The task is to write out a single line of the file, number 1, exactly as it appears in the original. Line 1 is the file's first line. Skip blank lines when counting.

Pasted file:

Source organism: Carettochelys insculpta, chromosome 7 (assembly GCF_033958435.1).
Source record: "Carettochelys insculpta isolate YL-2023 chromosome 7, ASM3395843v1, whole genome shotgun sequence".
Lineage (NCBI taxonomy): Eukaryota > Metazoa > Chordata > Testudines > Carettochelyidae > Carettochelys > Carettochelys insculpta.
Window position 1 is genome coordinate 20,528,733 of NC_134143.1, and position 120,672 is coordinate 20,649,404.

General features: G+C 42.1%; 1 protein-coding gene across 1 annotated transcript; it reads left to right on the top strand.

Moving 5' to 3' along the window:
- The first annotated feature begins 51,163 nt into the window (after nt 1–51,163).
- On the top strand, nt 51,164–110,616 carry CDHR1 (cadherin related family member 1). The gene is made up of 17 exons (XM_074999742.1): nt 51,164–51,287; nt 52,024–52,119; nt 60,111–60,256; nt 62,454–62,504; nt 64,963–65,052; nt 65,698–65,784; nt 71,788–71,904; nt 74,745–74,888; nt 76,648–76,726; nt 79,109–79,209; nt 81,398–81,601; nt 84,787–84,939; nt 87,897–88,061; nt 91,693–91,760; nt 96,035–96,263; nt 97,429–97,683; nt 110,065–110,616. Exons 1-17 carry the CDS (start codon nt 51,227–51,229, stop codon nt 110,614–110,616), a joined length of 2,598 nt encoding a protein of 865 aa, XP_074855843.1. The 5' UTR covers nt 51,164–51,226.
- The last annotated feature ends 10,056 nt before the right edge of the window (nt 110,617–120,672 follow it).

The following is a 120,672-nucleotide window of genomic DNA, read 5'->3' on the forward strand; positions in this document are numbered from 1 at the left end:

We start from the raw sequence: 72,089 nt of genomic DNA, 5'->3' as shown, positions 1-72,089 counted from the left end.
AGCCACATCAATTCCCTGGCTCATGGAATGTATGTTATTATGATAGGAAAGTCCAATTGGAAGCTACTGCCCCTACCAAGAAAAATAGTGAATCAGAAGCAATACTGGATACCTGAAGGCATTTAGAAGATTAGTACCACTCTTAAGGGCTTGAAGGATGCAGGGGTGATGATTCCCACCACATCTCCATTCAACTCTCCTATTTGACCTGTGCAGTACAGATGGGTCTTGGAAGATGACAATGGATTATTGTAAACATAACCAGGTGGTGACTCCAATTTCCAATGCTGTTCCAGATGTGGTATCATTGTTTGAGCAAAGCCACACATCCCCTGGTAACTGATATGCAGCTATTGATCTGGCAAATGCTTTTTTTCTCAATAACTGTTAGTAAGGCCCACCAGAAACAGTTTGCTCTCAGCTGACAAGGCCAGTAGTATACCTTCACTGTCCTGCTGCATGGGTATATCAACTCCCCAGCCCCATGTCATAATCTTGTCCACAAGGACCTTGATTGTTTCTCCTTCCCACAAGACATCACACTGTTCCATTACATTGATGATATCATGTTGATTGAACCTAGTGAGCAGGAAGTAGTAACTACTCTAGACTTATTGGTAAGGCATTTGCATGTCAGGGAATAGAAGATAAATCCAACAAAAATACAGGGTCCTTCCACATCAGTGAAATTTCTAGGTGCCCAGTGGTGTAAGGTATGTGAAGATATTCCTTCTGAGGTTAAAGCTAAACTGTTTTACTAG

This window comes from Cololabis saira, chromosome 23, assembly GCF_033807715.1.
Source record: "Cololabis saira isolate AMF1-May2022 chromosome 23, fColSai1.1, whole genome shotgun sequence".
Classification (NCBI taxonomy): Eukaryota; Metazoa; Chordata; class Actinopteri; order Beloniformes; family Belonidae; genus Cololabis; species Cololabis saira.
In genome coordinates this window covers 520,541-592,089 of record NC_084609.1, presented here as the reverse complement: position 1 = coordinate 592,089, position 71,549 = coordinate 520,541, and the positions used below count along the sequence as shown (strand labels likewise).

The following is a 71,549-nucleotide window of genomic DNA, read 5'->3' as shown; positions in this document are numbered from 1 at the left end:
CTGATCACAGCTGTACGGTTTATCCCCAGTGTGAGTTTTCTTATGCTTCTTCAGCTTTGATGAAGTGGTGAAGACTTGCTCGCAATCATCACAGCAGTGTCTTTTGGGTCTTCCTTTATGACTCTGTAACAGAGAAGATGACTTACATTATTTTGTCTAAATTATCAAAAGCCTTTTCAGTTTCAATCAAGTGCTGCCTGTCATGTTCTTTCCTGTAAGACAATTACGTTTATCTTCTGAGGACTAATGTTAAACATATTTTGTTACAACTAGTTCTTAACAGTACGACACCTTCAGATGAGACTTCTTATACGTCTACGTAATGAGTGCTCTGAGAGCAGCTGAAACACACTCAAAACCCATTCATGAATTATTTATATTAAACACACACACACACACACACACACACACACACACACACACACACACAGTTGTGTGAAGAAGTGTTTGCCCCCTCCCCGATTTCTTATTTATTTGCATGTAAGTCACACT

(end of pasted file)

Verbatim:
Source organism: Carettochelys insculpta, chromosome 7 (assembly GCF_033958435.1).